Red Tape Chronicles has an interesting series of articles about botnets, groups of hijacked computers that can be controlled remotely to send spam, viruses, conduct break-ins, host phishing sites, and of course, commandeer more computers. If you don’t take adequate steps to protect your computer, it could become some criminal’s slave.
Edelman says Cingular Wireless and Travelocity are indirectly supporting the adware and spyware industry with ad dollars despite efforts by both companies to cut ties with that form of advertising.
This settlement marks the first time the advertisers have been held responsible for how their ads were delivered. “Advertisers can no longer insulate themselves from liability by turning a blind eye to how their advertisements are delivered, or by placing ads through intermediaries, such as media buyers,” a statement from the New York Attorney General’s Office said. “The settlement calls for Priceline.com, Travelocity and Cingular, the wireless unit of AT&T, to pay New York $35,000, $30,000 and $35,000, respectively, to cover penalties and investigatory costs.” Is $35,000 enough to make a company think twice? —MEGHANN MARCO
Ben Edelman has put up an excellent portrait of how Vonage, embattled internet phone company, supports spyware. Quite thorough, Ben traces the money trail from Vonage, through its advertising partners and to the guys downloading adserving programs on your computer without your consent. Screenshots and logs bolster his thesis.
Just when we think that MySpace couldn’t sink any lower in our esteems unless a gigantic bottomless pit opened up beneath the corporate headquarters and the tentacles of Cthulhu him/her/itself coiled around it to drag it into the chthonic pit… MySpace starts infecting users with spyware.
When installed on your computer, it immediately hooks itself deep into the bowels of your registry like a tapeworm. If you try to buy something online, it’ll reroute you to a different site, or try to cash in on referral credit. It hijacks pages, logs keystrokes and, from the moment it is installed, calls out over the Internet to other spyware: “There’s a party over here and everyone’s invited!”
A couple years back, when visiting my parents in Boston, my father woke me up in a flurry of panic in the middle of the night, dragging me groggily to the computer room. Pointing at the screen, he showed me numerous desktop icons that were all directed at sites specializing in fetishistic porn sites dedicated to the sexual proclivities of cartoon characters. While my father did admit to having visited these sites on occasion “for laffs”, he uncategorically denied installing any software from them. He begged me to clean them off his computer before my mother could discover what had happened. Five minutes later, I was back in bed fifty dollars richer and my father had been introduced to scumware for the first time.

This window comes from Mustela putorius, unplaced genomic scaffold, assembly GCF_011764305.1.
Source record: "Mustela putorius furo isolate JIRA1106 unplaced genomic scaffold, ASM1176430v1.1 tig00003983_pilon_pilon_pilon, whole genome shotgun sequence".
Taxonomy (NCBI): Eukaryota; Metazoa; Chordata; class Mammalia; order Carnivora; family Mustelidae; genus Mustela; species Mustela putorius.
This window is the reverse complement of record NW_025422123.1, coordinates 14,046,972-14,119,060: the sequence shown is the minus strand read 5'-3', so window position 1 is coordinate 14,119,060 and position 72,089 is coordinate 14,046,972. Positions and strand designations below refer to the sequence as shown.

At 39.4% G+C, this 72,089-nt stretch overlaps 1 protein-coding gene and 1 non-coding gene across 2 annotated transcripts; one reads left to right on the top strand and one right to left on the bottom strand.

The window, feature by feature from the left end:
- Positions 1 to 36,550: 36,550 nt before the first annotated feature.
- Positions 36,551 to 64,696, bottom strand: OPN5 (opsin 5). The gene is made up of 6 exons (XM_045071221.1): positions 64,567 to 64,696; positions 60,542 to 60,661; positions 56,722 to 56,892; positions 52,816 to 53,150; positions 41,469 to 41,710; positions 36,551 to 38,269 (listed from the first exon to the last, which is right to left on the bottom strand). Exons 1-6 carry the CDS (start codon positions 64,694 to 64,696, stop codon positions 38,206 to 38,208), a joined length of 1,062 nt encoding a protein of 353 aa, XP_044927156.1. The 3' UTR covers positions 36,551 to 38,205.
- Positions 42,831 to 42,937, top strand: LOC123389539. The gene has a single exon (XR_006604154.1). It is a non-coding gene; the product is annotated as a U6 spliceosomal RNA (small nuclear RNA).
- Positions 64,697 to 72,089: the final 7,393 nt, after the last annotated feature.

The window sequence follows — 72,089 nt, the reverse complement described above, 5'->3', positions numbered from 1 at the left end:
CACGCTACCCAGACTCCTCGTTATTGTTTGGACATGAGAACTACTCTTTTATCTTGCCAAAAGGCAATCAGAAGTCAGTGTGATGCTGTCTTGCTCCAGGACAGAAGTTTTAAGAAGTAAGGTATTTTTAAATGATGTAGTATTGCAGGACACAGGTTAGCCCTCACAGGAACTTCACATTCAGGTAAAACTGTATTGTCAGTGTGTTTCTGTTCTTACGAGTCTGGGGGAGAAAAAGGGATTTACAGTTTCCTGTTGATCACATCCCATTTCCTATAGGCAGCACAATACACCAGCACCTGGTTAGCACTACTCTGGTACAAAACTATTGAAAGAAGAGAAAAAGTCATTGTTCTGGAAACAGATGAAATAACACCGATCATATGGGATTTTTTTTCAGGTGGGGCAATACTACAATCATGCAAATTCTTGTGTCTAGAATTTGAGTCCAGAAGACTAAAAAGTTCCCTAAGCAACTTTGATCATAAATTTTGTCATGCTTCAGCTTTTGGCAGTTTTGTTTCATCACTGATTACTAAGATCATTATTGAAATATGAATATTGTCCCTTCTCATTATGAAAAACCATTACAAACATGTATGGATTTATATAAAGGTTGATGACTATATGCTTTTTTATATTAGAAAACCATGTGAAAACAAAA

Starting in August 2004, Ancheta turned to a new, more lucrative method to profit from his botnets, prosecutors said. Working with a juvenile in Boca Raton, Fla., whom prosecutors identified by his Internet nickname “SoBe,” Ancheta infected more than 400,000 computers.
Dear Corporate America – when the revolution comes, the CEOs of those companies that have injected their customers’ computers full of spyware are going to be gang-injected by the mob of skinheads with the Anarchy symbols etched by razor blade into their own foreheads. So Movieland’s executives might want to practice holding their ankles and some gnarly yogic rectal relaxation techniques now.
We don’t mind it when software dials back home to its creator company—we mind when it does so without asking. Apparently the newest version of iTunes (6.0.2) includes a ‘Mini-Store’ pane which sends information about the current song you are listening to back to Apple (via a company called ‘Omniture’) so they can push suggested albums or songs based on your existing collection. Readers of Boing Boing have determined that turning off the Mini-Store does deactivate the behavior, but it’s something of which you should be aware.
Good news for the naive Luddites that each and every one of us has in our families. You know, the ones who believe that Internet Explorer pop-ups with Windows-like dialogue buttons are actual OS warnings and start naively clicking their way to a system infected with the spyware these scams are claiming to prevent. Because the FTC has finally nailed some of these companies and made them pay out over $2 million in ill-gotten gains.
There’s an excellent entry up over at Scatterbox detailing Sony’s perfidious scum-suckery (ed – penultimate ‘s’ chipperly added because The Consumerist is, at heart, a family publication). First: the spyware and malware they surreptitiously installed on the computers of thousands of people who had actually bothered to buy their CDs; then, vandalizing other people’s property so they could tattoo their rainbow corporate swastika in public places on somebody else’s dime. These guys are sleazy enough that a mere push would send them in a frictionless glide right across the pit full of jagged glass bottles and honey consumers would like to roll them in.